T-Minus 55 hours ’til the NHL world collides together in Dallas, Texas for the 2018 NHL Entry Draft. And, as per usual, the air is thick with trade chatter–and some prominent names front-and-center.

Last June in Chicago saw the likes of Derek Stepan, Antti Raanta, Nik Hjalmarsson, Artemi Panarin, Travis Hamonic and Brayden Schenn dealt. Since 2014, the draft has seen a total of 27 swaps involving NHL players–an average just shy of seven per. Something about having nearly every prominent team executive and scout in the game alltogether at once seems to get the blood boiling. No question it will be active and with the first domino in Mike Hoffman falling via Tuesday’s deals, the floodgates are official open. And perhaps there is extra motivation.

If–and it’s still a very sizeable ‘if’ right now–John Tavares does go to July 1, it will help cement this year’s unrestricted free agency class as one of the best in recent memory. But he alone does just that. John Carlson, another strong ‘if’ is another commodity whose availability will be much-coveted. James vanRiemsdyk and Ilya Kovalchuk are good gets if the term is reasonable. After that, it starts to get a little more familiar and by that, I mean stale in terms of elite talent. Evander Kane, a pending UFA who found a nice fit with the Sharks, got a seven-year, $49 million extension–a contract indicative of what the open market cost will be. Kane, who had 51 points in 78 games last season–including 14 points in 17 games after being a deadline day acquisition via the Sabres, might help teams shift focus to dealing for established contracts opposed to inking something a little newer and definitely more expensive. And with a deep draft class, there’s a heightened value on early-round picks.  So who’s available, and at what cost?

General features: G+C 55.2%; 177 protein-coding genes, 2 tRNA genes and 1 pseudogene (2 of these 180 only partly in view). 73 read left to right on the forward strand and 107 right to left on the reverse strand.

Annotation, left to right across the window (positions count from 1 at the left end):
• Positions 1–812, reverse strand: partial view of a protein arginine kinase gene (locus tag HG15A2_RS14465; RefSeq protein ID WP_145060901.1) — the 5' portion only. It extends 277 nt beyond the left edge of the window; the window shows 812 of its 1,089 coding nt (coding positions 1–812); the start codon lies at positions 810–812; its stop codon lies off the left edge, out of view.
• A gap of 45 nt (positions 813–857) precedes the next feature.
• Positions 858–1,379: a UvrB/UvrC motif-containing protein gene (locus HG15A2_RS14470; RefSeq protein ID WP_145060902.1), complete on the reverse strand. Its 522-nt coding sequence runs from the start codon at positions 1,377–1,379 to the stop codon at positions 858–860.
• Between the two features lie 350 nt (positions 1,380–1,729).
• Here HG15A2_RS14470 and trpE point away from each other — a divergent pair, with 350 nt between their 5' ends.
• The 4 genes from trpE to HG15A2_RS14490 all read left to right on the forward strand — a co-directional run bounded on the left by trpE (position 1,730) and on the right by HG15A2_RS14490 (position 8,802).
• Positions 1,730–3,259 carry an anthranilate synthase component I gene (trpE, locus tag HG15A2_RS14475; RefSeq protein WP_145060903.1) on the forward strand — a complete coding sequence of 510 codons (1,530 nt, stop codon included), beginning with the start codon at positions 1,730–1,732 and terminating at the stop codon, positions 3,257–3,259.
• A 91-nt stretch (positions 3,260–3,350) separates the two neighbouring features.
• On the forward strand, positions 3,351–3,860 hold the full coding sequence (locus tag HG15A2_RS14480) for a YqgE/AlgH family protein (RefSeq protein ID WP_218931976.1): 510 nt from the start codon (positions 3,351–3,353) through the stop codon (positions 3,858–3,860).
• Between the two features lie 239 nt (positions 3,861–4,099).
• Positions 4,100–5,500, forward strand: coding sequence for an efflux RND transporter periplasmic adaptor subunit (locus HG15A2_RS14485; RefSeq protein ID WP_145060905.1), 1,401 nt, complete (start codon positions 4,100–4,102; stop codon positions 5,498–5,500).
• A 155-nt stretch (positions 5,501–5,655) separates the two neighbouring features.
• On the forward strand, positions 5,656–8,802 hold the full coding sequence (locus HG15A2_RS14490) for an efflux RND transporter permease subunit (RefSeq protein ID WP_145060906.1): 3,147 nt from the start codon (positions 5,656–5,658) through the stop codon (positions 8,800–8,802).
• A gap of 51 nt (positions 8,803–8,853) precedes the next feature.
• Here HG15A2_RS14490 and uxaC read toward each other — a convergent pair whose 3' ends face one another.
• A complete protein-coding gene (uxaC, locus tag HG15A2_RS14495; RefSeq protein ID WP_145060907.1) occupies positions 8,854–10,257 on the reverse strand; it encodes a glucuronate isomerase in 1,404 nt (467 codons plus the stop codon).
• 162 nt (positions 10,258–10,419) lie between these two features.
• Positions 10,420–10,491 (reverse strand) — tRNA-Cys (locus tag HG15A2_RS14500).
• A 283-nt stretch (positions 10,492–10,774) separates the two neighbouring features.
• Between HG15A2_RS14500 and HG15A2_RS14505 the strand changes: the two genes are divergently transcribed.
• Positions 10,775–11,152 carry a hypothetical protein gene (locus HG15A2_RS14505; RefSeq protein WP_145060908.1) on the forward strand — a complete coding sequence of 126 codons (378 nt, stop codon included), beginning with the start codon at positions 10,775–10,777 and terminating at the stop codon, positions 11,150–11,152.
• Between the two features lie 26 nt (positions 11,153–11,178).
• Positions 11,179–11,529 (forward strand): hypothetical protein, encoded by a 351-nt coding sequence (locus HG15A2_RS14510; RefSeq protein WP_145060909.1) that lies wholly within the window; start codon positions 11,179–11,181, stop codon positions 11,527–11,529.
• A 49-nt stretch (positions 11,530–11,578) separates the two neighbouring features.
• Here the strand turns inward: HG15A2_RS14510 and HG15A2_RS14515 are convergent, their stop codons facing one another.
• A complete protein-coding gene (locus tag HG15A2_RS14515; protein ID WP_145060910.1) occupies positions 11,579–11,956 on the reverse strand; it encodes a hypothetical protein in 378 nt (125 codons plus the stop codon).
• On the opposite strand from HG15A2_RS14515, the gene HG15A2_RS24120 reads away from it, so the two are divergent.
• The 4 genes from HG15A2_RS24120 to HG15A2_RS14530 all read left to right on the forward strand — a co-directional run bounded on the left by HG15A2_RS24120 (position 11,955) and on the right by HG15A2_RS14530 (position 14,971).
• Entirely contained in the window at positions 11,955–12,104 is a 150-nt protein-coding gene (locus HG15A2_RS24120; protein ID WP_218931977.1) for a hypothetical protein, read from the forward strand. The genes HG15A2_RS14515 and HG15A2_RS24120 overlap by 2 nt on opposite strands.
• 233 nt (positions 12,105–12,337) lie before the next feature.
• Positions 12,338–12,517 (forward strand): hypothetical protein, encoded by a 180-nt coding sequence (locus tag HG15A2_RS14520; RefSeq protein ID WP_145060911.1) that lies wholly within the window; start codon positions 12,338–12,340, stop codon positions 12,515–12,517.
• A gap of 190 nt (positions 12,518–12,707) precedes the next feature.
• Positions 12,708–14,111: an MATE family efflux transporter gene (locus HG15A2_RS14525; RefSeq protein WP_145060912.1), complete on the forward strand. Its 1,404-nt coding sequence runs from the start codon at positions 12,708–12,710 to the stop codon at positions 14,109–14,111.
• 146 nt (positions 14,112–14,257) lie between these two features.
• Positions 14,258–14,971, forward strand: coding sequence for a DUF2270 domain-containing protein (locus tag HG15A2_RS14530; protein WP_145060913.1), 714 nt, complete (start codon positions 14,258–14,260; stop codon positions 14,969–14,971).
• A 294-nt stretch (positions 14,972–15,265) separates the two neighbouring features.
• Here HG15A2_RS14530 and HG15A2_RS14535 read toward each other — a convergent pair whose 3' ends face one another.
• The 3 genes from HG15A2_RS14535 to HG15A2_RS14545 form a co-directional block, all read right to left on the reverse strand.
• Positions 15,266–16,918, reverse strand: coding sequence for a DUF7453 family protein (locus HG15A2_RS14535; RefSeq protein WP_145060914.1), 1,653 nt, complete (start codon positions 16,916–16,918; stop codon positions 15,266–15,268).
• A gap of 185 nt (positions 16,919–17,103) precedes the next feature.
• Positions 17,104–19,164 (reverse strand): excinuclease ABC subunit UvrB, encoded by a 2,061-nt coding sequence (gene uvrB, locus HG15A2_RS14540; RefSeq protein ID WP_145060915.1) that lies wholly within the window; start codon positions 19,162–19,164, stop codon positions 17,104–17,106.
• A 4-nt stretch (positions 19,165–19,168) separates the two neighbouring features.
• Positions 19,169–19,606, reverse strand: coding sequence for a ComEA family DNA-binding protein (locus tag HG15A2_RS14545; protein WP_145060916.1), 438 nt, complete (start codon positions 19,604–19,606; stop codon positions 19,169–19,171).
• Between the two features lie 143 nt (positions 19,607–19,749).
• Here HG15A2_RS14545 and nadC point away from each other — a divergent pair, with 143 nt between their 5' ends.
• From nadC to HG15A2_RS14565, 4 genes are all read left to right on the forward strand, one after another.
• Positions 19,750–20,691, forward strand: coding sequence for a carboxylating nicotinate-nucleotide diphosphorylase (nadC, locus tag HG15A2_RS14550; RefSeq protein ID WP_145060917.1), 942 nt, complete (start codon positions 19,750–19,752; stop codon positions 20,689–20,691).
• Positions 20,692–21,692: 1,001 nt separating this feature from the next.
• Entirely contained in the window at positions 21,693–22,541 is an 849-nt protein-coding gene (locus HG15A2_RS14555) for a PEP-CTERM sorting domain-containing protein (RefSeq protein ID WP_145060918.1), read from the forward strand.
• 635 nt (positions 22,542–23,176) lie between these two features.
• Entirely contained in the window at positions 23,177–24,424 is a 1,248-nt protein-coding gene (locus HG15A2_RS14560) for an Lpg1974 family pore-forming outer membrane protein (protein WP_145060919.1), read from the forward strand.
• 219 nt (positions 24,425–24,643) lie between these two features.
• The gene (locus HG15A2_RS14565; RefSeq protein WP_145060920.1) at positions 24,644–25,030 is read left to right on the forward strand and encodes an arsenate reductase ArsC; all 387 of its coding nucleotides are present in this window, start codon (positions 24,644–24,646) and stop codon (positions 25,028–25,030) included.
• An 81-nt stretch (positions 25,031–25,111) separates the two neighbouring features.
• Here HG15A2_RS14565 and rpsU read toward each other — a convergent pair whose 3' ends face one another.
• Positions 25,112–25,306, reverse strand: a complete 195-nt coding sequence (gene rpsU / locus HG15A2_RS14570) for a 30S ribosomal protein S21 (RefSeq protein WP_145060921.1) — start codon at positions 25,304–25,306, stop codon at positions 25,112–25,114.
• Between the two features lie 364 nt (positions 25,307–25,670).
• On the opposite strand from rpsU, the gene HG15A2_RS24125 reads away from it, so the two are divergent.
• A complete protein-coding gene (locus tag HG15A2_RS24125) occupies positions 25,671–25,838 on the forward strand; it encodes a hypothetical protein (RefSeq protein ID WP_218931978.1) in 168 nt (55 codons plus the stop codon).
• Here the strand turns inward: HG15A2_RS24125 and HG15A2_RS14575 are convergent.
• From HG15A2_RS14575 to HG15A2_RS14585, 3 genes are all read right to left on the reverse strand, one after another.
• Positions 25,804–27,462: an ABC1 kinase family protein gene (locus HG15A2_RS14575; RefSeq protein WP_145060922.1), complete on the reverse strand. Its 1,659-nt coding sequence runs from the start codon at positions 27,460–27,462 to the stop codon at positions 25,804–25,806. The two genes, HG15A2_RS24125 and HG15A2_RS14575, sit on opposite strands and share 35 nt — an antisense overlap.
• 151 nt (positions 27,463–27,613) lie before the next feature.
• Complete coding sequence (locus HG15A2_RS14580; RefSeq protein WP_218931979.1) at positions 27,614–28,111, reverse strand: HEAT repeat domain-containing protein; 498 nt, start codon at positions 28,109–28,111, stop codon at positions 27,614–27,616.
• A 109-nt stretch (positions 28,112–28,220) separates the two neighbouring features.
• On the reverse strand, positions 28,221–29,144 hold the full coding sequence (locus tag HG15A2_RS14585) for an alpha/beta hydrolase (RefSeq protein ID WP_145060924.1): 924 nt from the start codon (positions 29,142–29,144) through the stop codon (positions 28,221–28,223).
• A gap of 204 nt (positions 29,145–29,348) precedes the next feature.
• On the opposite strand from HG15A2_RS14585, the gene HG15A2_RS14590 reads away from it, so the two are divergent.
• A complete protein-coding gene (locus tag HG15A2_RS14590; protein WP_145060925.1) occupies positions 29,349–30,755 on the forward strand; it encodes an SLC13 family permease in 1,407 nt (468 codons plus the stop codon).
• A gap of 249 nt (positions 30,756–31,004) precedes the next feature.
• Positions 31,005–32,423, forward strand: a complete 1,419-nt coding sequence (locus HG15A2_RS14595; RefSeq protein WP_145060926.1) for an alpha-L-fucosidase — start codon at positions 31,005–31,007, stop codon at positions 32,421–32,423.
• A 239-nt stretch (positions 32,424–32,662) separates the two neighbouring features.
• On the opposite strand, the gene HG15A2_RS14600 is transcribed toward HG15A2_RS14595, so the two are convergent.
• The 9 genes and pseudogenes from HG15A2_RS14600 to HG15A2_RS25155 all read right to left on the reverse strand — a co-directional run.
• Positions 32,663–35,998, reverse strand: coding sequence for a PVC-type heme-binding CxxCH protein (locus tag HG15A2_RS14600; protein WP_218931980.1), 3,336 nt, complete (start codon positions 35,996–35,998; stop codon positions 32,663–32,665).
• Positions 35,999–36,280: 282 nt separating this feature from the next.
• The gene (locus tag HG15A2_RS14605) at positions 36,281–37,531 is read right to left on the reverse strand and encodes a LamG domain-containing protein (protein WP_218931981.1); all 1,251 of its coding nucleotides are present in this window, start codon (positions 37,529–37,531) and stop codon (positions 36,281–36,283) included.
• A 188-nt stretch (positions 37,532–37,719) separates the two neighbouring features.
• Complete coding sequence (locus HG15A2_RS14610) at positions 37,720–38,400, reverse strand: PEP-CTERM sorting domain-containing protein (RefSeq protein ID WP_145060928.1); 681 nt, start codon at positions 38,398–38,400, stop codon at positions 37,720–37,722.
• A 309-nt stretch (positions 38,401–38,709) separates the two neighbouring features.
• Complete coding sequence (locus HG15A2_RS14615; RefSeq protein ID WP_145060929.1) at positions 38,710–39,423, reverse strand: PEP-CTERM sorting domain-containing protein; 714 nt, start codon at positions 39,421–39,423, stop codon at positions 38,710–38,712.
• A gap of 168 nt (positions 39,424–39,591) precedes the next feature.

Artemi Panarin

We’ll start with a 26-year-old, who is nearly a career point-per-game player. Despite that, he’s again a candidate to be traded following reports that the forward entering his final season before free agency is not ready to consider re-upping with the Blue Jackets. Dealt last June just prior to the draft by the host-Chicago Blackhawks for a package that included Brandon Saad, Panarin could more than double his current salary of $6 million in his next contract– a fact that led Hawks GM, Stan Bowman to deal the sniper a year ago. A three-year veteran of the NHL, he’s tallied 233 points in 243 games and has missed jus three games since 2015-16. While Jackets’ GM, Jarmo Kekalainen has denied reports that he’s shopping the player, you’ll be hardpressed to find a team that wouldn’t get creative to add an elite, in-his-prime goal-scorer. The Jackets would need to recoup the loss with NHL-ready prospects, high-end picks and an age-comparable forward with controllable years. Could taking on Brandon Dubinsky’s contract which has three years remaming at just under $6 million per be a sweetner?

Wayne Simmonds